This is the westernmost of 3 places where US-212 crosses the Minnesota
River. In this crossing, just south of the city of Montevideo, the
highway is multiplexed with US-59. This is one of the most heavily
used bridges on the upper Minnesota River, with the US-212 bridge in
Granite Falls seeing about the same average number of vehicles per day.
Oddly, the rural US-212 bridge located between these two heavily used
bridges sees only about 40% of the traffic levels that the two city bridges
support. This suggests that over half of the traffic on these bridges
is local, and only about 1/3 is long haul traffic.
This bridge is a modern prestressed concrete girder bridge. It has 2
large piers resulting in 3 spans of about 100 feet each. These are
typical span lengths for a concrete girder. The deck is very wide for
bridges in this area. The reason is that the highway is changing from
4-lanes just north of this bridge to being a 2 lane highway heading west.
The bridge was built to support 4 lanes. It also has the modern slanted
guardrails, and a sidewalk that is protected from the traffic lanes.
While this bridge supports no decorative elements, the sweeping curve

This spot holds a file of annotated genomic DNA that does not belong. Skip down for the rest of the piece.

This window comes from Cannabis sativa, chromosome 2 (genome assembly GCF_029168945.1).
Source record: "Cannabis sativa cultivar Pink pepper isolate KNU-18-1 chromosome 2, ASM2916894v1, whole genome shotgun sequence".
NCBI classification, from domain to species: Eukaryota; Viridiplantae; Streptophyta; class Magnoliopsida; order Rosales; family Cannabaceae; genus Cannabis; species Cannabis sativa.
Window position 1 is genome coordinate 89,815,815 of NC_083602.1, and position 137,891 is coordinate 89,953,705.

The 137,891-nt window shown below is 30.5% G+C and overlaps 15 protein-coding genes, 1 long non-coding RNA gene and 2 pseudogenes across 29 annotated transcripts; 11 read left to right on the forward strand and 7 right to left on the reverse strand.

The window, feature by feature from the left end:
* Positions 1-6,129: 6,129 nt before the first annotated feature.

makes it a bridge to remember.
Montevideo is the location of a gravity hill. On the ramp from 1st Street to
highway MN-7, an unknown force causes cars to roll uphill. As it turns out,
the unknown force is actually an optical illusion caused by an odd or unusual
orientation of the land that makes what is actually a slight downhill appear
to be an uphill. The cars appear to roll uphill, but in reality, they are
rolling slightly downhill.
The photo above is an overview of the bridge site looking west from the
sidewalk on the south side of highway US-59 and US-212.
These two photos are views of the downriver south face of the US-59 and US-212
bridge. The photo above is a view from near the water level, while the
photo below is a view from the bridge deck level. These views show that the
bridge deck is curved, but the structure is supported by a series of straight
These two photos are looking west down the length of the bridge deck from
the east river bank. The photo above is a view from the sidewalk, while the
photo below is a view from the center of highway US-59 and US-212.
The photo above is a view of the upriver face of the highway US-59 and US-212
bridge. This photo was taken during the flood of 2010. While this was
reported to be the biggest flood of the past decade, and workers were
scrambling to build temporary dikes, the water level doesn't look any
higher than in the 2008 photos above. The photo below is the bridge plate.